In his post Exploring Live Clipboard Jon Udell posts a screencast he made about LiveClipboard. He writes
I've been experimenting with microformats since before they
were called that, and I'm completely jazzed about Live
Clipboard. In this screencast I'll walk you through examples of Live
Clipboard in use, show how the hCalendar payload is wrapped, grab hCalendar data
from Upcoming and Eventful, convert it to iCalendar format for insertion into a
calendar program, inject it natively into Live Clipboard, and look at Upcoming
and Eventful APIs side-by-side.
All this leads up to a question: How can I copy an event from one of these
services and paste it into another? My conclusion is that adopting Live
Clipboard and microformats will be necessary but not sufficient. We'll also need
a way to agree that, for example, this
venue is the same as that venue. At the end,
I float an idea about how we might work toward such agreements.
The problem that Jon Udell describes is a classic problem when
dealing with mapping data from different domains. I posted about this a
few months ago in my post Metadata Quality and Mapping Between Domain Languages where I wrote
The problem Stefano has pointed out is that just being able to say that two
items are semantically identical (i.e. an artist field in dataset A is the same
as the 'band name' field in dataset B) doesn't mean you won't have to do some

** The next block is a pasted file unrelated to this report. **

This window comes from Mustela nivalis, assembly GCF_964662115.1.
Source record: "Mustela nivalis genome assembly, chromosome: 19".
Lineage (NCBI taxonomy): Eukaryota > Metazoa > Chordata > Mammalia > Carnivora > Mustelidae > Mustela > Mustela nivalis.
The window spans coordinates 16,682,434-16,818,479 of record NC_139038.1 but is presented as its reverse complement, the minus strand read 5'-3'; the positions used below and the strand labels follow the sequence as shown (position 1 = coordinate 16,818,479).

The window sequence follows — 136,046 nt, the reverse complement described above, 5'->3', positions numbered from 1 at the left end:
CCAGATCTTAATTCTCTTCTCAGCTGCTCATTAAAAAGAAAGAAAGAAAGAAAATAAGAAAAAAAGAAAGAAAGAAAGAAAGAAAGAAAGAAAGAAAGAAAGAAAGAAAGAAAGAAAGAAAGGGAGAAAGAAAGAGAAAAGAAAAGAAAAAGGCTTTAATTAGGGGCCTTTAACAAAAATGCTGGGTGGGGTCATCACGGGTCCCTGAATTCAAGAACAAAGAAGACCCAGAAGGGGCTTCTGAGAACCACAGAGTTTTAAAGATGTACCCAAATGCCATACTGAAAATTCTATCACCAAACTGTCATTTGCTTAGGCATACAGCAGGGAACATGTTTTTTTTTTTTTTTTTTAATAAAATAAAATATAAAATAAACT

syntactic mapping as well (i.e. alter artist names of the form "ArtistName, The"
to "The ArtistName") if you want an accurate mapping.
This is the big problem with data mapping. In Jon's example, the location is called Colonial Theater in Upcoming and Colonial Theater (New Hampshire) in Eventful.
In Eventful it has a street address while in Upcoming only the street
name is provided. Little differences like these are what makes data
mapping a hard problem. Jon's solution is for the community to come up
with global identifiers for venues as tags (e.g.
Colonial_Theater_NH_03431) instead of waiting for technologists to come
up with a solution. That's good advice because there really isn't a
good technological solution for this problem. Even RDF/Semantic Web
junkies like Danny Ayers in posts like Live clipboard and identifying things
start with assumptions like every venue has a unique identifier which
is it's URI. Of course this ignores the fact that coming up with a
global, unique identification scheme for the Web is the problem in the
first case. The problem with Jon's approach is the same one that is
pointed out in almost every critique of folksonomies, people won't use
the same tags for the same concept. Jon might useColonial_Theater_NH_03431 while I use
Colonial_Theater_95_Maine_Street_NH_03431 which leaves us with the same
problem of inconsistent identifiers being used for the same venue.
I assume that for the near future we continue seeing custom code being
written to make data integration across domains work. Unfortunately, no
developments on the horizon look promising in making this problem go
PS: Ray Ozzie has a post on some of the recent developments in the world of Live Clipboard in his post Wiring Progress, check it out.